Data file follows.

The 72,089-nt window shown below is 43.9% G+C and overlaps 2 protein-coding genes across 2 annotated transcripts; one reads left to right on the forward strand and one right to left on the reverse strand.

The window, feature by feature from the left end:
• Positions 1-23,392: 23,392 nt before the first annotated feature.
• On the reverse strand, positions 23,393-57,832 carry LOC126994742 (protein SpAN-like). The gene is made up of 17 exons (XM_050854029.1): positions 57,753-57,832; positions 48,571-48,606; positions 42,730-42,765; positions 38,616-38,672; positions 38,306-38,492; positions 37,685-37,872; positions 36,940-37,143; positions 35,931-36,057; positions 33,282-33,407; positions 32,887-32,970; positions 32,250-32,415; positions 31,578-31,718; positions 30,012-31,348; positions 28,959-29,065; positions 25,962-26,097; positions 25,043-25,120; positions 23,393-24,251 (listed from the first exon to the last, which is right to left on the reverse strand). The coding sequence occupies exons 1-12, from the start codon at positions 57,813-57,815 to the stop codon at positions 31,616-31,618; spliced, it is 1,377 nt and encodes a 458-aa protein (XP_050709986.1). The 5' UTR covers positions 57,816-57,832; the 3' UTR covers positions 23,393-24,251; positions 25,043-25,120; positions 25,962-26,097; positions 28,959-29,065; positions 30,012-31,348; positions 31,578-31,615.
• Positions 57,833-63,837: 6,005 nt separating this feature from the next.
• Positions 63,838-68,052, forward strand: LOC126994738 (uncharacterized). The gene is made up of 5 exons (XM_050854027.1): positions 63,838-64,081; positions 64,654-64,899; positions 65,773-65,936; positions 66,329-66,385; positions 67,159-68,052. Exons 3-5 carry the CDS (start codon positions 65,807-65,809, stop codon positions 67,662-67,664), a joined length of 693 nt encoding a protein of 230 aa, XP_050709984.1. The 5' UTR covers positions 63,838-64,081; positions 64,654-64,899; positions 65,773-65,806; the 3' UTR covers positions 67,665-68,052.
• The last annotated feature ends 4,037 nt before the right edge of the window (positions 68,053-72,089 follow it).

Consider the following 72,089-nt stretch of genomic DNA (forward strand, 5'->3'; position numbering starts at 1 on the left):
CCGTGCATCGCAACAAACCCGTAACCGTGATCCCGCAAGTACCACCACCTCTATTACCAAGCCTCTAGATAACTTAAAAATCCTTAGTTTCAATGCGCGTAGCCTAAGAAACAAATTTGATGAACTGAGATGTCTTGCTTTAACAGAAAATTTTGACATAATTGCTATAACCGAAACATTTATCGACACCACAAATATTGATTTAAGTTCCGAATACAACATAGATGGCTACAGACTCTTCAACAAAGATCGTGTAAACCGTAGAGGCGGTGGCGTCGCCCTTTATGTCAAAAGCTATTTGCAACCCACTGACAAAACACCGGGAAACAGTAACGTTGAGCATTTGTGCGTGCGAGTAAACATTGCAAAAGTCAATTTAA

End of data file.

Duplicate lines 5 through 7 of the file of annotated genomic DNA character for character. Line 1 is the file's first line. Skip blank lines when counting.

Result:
• Positions 57,833-63,837: 6,005 nt separating this feature from the next.
• Positions 63,838-68,052, forward strand: LOC126994738 (uncharacterized). The gene is made up of 5 exons (XM_050854027.1): positions 63,838-64,081; positions 64,654-64,899; positions 65,773-65,936; positions 66,329-66,385; positions 67,159-68,052. Exons 3-5 carry the CDS (start codon positions 65,807-65,809, stop codon positions 67,662-67,664), a joined length of 693 nt encoding a protein of 230 aa, XP_050709984.1. The 5' UTR covers positions 63,838-64,081; positions 64,654-64,899; positions 65,773-65,806; the 3' UTR covers positions 67,665-68,052.
• The last annotated feature ends 4,037 nt before the right edge of the window (positions 68,053-72,089 follow it).